The winning combination of the top five beauty vloggers considered by Fashionbi mix topics to appeal to a larger audience by offering tips and advice. With a total audience of 35.5 million consumers, Mexico’s Yuya, who started her beauty vlog in 2009, rank as the top influencer in the market.
Yuya is followed by Zoella, from the United Kingdom, who has 24.3 million combined followers. The final three vloggers of the top five are all from the U.S.: Bethany Mota, Michelle Phan and Carli Bybel. Ms. Mota has 20.1 million followers while Ms. Phan has a community of 15.8 million and Ms. Bybel counts 9.7 million consumers as fans.
Due to their immense followings, these young women have also started brands of their own, working with larger beauty labels to create perfumes, cosmetics and clothing as well as being cast as spokesmodels for beauty marketers and retailers. Ms. Phan is likely the best the example of the successful path of beauty vloggers with her co-creation of the beauty subscription service Ipsy, which sends sample-sized items to members on a monthly basis.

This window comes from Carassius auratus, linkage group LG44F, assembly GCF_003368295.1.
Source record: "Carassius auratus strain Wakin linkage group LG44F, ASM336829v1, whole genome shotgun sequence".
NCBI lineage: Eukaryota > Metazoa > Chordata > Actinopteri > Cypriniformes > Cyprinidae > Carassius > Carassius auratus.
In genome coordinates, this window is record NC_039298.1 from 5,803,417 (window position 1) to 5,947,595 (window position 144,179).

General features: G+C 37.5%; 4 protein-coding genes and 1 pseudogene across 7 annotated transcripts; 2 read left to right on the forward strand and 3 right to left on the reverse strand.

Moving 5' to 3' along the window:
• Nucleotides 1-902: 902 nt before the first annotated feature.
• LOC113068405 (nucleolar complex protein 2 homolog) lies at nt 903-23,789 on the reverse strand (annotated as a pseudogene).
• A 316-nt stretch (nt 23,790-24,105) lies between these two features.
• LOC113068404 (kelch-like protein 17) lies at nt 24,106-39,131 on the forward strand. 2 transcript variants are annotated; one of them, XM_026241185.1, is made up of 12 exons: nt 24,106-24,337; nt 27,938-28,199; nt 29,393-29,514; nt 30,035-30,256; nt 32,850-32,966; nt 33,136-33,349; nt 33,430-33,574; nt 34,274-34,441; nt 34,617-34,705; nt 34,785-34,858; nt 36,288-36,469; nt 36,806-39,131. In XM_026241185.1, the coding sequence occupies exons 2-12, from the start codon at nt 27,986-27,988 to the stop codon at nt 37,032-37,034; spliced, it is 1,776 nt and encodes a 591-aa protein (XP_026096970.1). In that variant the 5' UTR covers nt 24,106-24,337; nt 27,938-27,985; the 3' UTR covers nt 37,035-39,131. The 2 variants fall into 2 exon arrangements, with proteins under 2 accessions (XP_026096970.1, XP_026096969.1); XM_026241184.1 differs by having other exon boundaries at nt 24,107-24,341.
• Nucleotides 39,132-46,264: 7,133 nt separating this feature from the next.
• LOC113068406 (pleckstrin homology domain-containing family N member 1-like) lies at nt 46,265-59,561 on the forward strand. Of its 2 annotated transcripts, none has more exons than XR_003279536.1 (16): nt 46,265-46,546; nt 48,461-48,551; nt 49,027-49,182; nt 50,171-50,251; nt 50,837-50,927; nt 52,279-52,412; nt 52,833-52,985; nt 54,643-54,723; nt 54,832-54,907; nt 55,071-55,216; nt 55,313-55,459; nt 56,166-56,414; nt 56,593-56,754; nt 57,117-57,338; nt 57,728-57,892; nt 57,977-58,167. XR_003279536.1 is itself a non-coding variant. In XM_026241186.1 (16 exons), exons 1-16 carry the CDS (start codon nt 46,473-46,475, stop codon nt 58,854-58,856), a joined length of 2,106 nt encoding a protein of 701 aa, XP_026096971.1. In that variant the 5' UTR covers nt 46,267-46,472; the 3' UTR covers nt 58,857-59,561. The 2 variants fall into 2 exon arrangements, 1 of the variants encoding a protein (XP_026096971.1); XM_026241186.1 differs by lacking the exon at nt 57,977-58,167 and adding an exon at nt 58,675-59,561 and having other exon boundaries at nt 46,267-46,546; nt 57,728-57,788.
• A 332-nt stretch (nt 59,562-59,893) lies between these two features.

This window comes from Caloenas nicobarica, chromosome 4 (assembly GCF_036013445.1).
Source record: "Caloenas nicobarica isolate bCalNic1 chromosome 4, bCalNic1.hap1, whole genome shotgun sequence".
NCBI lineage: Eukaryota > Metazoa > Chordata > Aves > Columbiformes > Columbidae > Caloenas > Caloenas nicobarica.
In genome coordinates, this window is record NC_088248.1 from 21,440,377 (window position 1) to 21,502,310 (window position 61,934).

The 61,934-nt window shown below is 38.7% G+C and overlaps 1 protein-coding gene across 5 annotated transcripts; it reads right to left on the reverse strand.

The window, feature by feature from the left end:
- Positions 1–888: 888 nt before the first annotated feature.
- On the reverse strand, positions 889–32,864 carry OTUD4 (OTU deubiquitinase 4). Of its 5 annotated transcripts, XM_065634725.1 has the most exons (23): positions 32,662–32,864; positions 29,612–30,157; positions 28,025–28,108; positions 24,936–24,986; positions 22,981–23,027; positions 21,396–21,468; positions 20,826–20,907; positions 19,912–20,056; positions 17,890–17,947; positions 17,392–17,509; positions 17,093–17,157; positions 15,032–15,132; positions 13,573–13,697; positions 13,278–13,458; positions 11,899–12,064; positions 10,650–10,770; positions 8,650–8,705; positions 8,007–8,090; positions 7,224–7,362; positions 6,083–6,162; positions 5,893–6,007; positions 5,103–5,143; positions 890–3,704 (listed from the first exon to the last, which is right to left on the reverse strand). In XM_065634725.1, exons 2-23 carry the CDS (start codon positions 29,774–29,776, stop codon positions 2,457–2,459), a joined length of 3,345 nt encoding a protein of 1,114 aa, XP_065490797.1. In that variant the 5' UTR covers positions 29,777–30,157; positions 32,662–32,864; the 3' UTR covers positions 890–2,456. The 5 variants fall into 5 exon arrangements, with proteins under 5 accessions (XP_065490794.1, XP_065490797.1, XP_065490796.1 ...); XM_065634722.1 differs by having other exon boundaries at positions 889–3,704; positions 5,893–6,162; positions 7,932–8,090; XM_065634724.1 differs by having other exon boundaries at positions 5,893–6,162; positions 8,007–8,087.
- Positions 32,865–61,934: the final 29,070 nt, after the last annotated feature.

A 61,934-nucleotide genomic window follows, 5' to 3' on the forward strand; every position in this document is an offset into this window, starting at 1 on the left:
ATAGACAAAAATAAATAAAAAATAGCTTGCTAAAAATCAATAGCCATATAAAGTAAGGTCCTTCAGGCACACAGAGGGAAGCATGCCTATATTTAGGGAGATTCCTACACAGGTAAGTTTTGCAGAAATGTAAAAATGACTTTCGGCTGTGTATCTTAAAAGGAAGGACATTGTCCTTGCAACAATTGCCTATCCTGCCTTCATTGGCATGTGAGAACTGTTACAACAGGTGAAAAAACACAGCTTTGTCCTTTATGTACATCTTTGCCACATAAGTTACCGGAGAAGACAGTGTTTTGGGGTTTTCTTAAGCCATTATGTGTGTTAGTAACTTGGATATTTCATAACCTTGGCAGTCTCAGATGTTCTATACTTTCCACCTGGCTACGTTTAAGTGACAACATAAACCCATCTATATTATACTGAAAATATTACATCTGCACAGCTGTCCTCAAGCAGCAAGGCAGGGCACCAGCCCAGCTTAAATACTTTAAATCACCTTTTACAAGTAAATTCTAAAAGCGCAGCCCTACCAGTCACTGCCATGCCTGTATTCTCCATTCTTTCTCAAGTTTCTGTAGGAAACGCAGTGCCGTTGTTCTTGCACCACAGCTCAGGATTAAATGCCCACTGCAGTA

Michelle Phan for Lancome, 2012
In comparison, professional makeup artists that work, contractually or on a freelance basis, with leading beauty brands do not have the same large scale following.
For example, Francois Nars, who started his namesake company out of Barneys New York’s beauty department after a behind-the-scenes career with the likes of Marc Jacobs, only has a total following of 4.8 million. Similarly, Bobbi Brown, possibly the best-known makeup artist turned brand, only has 3.6 million followers.
Also in the top five are Lisa Eldridge, who has worked with Shiseido and Chanel and currently serves Lancôme as the brand’s global creative director of makeup (see story), has 3.2 million followers across the social channels considered. Charlotte Tilbury and Path McGrath boast a much lower following despite their popularity, with 1.7 million and 1.2 million followers, respectively.
As with beauty bloggers, professional makeup artists have turned their skills into branded businesses by creating their own product offerings and how-to books.
Most recently, Ms. McGrath, who counts Gucci, Prada and Dolce & Gabbana as clients, entered the cosmetics realm not with a luxury brand partner, but as a standalone beauty label. The first release of Pat McGrath Labs was a multi-use gold pigment called Gold001, limited to 1,000 units, which sold out within minutes of launch (see story).